“Our main goal was to build awareness on caste apartheid in India and to expose caste-based sexual violence as one of the root causes of violence against women in India,” Thenmozhi Soundararajan, Robert Rauschenberg Artist As Activist Fellow, told NBC News. “We also had some incredible relationships built with other movements dealing with state violence. This includes women from #SayHerName, #BlackLivesMatter, and INCITE.”
Created by the All India Dalit Women's Rights Forum/All India Dalit Mahila Adhikaar Manch (AIDMAM), the march began in India in 2014 as Dalit survivors and activists visited every state to draw attention to systemic caste-based violence and apartheid.
Dubbed “the largest freedom ride to demand an end to caste-based violence in Indian history,” activists met with survivors, confronted perpetrators, called out public officials, and created art.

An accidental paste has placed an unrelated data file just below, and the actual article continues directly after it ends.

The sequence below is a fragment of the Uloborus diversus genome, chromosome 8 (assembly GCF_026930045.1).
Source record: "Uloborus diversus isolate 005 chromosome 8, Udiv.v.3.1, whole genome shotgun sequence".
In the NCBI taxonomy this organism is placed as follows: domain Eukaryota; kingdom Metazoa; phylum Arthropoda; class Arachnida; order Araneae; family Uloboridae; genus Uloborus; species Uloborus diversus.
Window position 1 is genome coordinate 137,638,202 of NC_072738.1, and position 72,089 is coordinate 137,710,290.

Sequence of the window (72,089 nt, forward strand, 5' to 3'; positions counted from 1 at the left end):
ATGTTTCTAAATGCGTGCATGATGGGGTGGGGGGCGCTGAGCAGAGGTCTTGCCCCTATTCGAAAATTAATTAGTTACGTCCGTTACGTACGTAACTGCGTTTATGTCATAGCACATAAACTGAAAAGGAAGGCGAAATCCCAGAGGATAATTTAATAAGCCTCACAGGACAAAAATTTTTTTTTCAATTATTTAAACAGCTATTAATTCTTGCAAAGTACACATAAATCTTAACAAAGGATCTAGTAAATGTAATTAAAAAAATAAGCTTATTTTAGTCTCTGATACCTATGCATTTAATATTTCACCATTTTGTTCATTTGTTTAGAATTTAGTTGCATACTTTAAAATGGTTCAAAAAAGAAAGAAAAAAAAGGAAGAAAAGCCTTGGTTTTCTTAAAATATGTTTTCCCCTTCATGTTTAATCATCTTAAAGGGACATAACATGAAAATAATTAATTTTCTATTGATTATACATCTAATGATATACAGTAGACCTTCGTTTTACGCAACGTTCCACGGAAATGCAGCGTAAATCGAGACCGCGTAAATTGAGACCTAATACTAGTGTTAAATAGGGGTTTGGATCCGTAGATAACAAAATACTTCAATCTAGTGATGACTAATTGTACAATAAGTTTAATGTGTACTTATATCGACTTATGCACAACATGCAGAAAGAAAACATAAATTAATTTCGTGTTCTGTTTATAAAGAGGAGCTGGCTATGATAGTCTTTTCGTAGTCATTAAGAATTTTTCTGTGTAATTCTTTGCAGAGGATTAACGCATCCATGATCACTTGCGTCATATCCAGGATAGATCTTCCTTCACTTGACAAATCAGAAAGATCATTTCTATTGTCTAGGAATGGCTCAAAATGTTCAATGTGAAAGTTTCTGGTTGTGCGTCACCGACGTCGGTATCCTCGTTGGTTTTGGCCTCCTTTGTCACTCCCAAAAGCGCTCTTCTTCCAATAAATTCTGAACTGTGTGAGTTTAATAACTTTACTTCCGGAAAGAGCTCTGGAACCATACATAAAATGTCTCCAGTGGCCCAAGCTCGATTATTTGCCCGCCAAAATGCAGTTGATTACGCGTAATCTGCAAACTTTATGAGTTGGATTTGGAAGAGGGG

The march then came to North America to help build the Dalit diaspora, to expose issues of caste privilege among South Asian Americans, and to connect with other women of other minority groups who are fighting similar battles. Bringing together personal testimonies, stories, song, photography, film, art, and discussion, activists brought their message to cities across the United States, including Los Angeles, Seattle, Berkeley, Chicago, Boston, New York, Philadelphia, Washington DC, and Austin.
“We realize this is a battle that we cannot win by ourselves,” Asha Kowtal, General Secretary of AIDMAM, told the Seattle Globalist. “The movement needs global solidarity from oppressed communities across the world and allies who will stand with us in this struggle to overhaul institutions reeking of caste and patriarchy.”
According to Ambedkar Association of North America, there are more than 260 million Dalits (officially “scheduled castes and scheduled tribes”) in India.